Wish They All Could Be Summer Girls

By: Lynn E. McElfresh

Volume 13, Issue 8, August 2018

Who or What Is a Summer Girl?

The earliest news clipping I have concerning a Summer Girl dates back  to 1883. The first thing I learned is that a Summer Girl is uniquely  American. A July 13, 1883, Watertown Times article stated that “The Summer Girl is a peculiarly American product. No other sun, as far as known, has produced.”

Summer girl 2

From  the same article, I learned that a Summer Girl is pretty and easy to  please. “If she wasn’t pretty she wouldn’t be a Summer Girl. She wears  pretty girl’s dresses, has pretty girl’s teeth and puts on pretty girl  smiles. The Summer Girl never gets soiled or looks dirty. The Summer  Girl is not very expensive. Her wishes are few and cheap. A row on the  River now and then, an occasional buggy ride, a plate of ice cream on a  warm evening, and an escort to a picnic about once in two weeks, nearly  sums up her wants.”

The 1883 article ended very succinctly with this definition: “The  Summer Girl is more like some luscious fruit that comes only for a time  and then is gone for the year, but it is peculiarly sweet while it  lasts.”

Where can you find a Summer Girl?

“All over this broad land of ours, wherever a summer resort is to be  found, the Summer Girl holds her court…” according to one 1893  newspaper. “It matters little where you go, along the mountain path or  where the ocean roars, the Summer Girl is sure to be found in all her  glory, queen of all that she surveys, and more important to the landlord  of the successful hotel than the best band he can gather, or the most  accomplished of French chefs, for the Summer Girl is a business card for  him.”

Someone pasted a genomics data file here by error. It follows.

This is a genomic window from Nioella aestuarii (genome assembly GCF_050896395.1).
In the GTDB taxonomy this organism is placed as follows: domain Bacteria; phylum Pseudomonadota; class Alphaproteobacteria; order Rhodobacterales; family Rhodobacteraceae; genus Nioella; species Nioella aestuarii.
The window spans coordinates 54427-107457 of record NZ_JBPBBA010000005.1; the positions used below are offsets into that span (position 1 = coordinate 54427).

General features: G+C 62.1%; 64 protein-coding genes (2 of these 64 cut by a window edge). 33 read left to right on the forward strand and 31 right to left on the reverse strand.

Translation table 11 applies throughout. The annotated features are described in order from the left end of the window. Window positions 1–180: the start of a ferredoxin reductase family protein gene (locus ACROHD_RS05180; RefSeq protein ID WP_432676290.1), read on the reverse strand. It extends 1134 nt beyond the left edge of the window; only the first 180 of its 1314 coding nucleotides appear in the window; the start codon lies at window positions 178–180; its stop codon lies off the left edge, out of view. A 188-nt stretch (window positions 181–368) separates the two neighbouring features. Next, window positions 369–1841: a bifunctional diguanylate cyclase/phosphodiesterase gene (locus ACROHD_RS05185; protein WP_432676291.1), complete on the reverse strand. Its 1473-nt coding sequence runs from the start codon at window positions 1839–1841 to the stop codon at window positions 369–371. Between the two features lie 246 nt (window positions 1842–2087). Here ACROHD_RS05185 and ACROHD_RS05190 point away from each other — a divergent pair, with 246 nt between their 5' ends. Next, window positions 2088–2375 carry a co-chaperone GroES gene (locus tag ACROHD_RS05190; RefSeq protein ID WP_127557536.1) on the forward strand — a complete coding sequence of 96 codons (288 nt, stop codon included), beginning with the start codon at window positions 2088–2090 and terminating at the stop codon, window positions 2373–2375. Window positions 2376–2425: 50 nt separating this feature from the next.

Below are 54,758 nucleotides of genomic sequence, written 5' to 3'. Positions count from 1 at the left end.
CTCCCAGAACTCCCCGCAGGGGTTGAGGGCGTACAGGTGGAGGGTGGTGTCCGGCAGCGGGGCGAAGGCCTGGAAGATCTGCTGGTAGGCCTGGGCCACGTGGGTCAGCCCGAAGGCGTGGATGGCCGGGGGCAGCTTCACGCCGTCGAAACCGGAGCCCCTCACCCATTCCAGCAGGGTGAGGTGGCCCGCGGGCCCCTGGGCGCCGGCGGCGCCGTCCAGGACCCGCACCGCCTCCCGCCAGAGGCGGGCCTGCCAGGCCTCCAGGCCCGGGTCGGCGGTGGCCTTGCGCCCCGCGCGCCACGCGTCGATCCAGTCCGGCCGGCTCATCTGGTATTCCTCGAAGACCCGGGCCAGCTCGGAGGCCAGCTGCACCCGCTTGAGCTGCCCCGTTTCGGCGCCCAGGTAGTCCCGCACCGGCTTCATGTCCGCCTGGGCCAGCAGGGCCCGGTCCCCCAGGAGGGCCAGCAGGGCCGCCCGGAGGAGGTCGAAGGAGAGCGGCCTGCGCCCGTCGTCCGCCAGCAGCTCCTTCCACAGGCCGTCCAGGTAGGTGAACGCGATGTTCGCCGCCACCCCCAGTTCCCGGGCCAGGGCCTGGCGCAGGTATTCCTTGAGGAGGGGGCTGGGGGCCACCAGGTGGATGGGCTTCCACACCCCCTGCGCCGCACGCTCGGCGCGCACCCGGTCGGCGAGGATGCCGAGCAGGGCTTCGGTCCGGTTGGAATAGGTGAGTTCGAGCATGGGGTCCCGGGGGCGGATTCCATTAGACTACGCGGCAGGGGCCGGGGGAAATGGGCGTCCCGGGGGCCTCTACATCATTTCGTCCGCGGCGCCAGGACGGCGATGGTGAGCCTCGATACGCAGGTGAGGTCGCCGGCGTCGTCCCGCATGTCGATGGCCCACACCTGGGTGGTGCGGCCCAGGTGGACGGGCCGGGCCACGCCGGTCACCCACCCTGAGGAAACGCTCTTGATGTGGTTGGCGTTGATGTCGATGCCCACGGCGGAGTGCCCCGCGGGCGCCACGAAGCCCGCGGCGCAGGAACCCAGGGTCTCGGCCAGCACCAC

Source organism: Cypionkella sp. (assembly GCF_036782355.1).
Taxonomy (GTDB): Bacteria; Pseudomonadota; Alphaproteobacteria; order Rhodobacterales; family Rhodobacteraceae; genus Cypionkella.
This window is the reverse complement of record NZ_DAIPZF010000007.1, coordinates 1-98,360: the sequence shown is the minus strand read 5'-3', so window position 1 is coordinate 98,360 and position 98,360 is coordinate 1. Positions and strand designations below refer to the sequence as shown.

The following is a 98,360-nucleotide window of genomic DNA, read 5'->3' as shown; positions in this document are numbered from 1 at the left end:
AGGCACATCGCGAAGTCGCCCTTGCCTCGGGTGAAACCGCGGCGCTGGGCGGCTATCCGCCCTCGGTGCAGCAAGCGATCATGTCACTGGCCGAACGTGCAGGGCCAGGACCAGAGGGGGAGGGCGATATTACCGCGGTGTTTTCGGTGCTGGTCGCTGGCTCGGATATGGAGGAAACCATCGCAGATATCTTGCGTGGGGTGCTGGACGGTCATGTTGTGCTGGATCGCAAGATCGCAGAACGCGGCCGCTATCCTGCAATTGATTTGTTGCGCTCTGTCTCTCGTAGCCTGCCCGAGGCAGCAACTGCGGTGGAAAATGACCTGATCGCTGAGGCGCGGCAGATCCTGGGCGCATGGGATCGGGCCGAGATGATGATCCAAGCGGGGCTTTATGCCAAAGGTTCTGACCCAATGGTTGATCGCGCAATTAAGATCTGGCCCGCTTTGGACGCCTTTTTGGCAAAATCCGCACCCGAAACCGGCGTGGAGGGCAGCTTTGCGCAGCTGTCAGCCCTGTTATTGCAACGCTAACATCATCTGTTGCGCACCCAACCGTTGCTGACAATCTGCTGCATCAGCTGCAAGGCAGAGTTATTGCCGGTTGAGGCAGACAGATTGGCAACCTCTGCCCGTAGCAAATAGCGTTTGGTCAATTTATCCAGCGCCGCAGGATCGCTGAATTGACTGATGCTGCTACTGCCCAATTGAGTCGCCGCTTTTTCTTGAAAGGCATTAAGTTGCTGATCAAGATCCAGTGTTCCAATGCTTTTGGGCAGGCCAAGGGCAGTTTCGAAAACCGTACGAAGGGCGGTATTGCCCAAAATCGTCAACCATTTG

The Summer Girl through the Season

By 1890, the Watertown Times declares that Summer Girl is an  “American Institution,” who is a “Perennial delight; ageless and  fadeless, whose genesis is an immortal mystery.”

In June

“The summer girl is but a modest bud in June, peeping shyly under her  curling lashes, and timidly bestowing glimpses of her graces to casual  young men.”

In July

“But when July comes, she has bloomed forth in splendor unrivaled,  and decked the summer resort landscape with her radiant reflection.  Jaunty and firm in her step and victorious in her air. Her scepter is a  parasol of lace and her throne a varnished buckboard. Her mocking eyes  are wide open now and they have found the coziest nook on the hotel  veranda and the shadiest path in the woods.”

By September

Summer 4

When September comes, the Summer Girl fades from the face of nature, and her memory is as the faint flavor of dried rose leaves.

What does a Summer Girl Do?

From the 1890 Watertown Times article we learn that: “The  summer girl can do many things and prattle about all; but better than  tennis or riding or bathing or dancing, she loves flirtation.” And while  the paper seems to sometimes describe her as queenly and sometimes as a  seductress they throw in this line: “[The Summer Girl] is perfectly  innocent, wholly delightful and as irresponsible as a butterfly.”  I  thought those were three incongruent adjectives: innocent, delightful  and irresponsible.

An 1892 article says, “It is a la mode for the Summer Girl this year  to look wistful. In the past, the Summer Girl cultivated brilliancy and  repartee. This season [the Summer Girl] will be ‘in line’ if she  practices gazing wistfully up and down the River.” Another article  stated that waving handkerchiefs at passing steamers was also a popular  activity On the St. Lawrence.

What does a Summer Girl Wear?